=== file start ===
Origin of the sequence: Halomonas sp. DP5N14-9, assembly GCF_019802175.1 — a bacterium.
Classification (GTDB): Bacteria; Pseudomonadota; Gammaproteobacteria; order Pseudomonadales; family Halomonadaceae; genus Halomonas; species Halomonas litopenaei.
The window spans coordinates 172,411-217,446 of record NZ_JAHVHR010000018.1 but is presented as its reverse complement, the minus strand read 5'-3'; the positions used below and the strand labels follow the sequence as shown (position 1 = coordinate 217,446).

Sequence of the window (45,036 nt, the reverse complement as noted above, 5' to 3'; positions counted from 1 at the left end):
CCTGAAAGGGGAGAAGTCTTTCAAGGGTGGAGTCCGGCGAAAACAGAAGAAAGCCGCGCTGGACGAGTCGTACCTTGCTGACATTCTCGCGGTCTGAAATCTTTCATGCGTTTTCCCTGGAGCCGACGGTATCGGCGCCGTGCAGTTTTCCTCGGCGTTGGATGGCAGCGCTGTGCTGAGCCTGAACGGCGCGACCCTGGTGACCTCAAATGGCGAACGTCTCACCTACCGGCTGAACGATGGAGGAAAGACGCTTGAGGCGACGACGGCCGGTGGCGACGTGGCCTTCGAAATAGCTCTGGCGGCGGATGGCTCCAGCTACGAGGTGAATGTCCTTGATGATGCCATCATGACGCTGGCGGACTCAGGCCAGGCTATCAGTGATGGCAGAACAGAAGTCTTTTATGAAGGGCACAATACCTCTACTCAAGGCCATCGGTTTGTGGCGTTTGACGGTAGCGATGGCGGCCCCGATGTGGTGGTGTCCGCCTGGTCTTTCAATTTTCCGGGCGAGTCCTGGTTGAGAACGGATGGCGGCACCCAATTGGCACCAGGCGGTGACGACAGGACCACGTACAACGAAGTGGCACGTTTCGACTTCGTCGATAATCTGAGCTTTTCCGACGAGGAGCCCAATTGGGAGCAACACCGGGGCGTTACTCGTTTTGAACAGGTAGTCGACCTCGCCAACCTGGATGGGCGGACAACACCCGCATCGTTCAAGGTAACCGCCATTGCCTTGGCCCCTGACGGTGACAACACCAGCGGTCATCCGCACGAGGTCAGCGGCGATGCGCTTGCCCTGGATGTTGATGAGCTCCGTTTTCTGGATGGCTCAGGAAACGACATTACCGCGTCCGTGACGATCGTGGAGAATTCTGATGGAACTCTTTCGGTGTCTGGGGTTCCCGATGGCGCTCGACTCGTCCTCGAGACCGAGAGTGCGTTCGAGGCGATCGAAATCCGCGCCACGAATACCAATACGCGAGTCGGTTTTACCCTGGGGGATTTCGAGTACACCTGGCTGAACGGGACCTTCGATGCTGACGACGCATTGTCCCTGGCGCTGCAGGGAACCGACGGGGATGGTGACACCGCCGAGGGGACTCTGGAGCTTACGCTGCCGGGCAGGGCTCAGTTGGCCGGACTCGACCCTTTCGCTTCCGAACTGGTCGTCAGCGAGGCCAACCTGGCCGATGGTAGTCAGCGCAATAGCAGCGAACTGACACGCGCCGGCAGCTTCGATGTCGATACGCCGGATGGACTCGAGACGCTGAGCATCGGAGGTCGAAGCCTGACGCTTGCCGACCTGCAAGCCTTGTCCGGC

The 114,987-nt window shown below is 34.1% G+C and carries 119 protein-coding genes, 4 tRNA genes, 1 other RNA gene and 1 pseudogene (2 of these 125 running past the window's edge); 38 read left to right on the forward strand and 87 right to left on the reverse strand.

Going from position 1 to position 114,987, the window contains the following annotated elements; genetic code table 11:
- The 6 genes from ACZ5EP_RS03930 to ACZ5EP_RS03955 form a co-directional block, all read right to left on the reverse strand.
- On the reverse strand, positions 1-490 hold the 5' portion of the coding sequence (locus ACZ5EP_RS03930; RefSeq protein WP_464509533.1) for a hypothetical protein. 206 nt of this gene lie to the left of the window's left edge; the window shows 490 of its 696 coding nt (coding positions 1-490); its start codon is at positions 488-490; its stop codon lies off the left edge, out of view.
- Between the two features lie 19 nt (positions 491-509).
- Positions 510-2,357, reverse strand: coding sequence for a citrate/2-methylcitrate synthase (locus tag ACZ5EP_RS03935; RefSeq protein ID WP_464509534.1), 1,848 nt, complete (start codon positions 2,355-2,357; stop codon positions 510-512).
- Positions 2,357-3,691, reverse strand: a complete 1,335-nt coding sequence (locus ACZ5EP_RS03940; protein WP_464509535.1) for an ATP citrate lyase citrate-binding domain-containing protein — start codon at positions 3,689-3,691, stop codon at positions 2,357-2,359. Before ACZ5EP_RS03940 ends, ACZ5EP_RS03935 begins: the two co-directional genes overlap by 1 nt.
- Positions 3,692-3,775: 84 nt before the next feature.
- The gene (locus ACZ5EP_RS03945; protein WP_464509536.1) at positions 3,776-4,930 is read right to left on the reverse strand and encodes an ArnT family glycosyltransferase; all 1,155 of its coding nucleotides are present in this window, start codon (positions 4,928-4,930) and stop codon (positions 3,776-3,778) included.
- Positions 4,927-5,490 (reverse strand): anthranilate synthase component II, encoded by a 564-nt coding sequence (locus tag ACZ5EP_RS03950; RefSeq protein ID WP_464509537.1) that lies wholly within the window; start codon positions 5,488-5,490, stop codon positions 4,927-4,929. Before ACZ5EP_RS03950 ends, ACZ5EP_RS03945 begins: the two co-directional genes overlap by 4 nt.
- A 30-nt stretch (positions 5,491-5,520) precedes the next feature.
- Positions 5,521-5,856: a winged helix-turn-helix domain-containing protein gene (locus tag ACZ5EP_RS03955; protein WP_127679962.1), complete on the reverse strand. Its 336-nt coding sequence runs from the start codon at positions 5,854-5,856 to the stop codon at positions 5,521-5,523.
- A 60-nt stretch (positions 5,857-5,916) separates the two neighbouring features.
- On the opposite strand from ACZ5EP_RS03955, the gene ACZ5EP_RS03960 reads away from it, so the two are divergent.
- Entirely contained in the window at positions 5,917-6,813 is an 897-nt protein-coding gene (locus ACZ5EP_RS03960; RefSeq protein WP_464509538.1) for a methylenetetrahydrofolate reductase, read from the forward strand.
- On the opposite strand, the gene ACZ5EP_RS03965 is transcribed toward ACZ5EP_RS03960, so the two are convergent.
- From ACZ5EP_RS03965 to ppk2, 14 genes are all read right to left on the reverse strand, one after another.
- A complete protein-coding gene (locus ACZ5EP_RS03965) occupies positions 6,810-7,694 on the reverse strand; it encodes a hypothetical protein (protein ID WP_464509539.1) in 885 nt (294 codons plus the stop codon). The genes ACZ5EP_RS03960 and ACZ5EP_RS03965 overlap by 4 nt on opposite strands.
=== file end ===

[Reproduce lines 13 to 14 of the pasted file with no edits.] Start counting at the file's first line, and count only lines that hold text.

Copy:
- Positions 3,692-3,775: 84 nt before the next feature.
- The gene (locus ACZ5EP_RS03945; protein WP_464509536.1) at positions 3,776-4,930 is read right to left on the reverse strand and encodes an ArnT family glycosyltransferase; all 1,155 of its coding nucleotides are present in this window, start codon (positions 4,928-4,930) and stop codon (positions 3,776-3,778) included.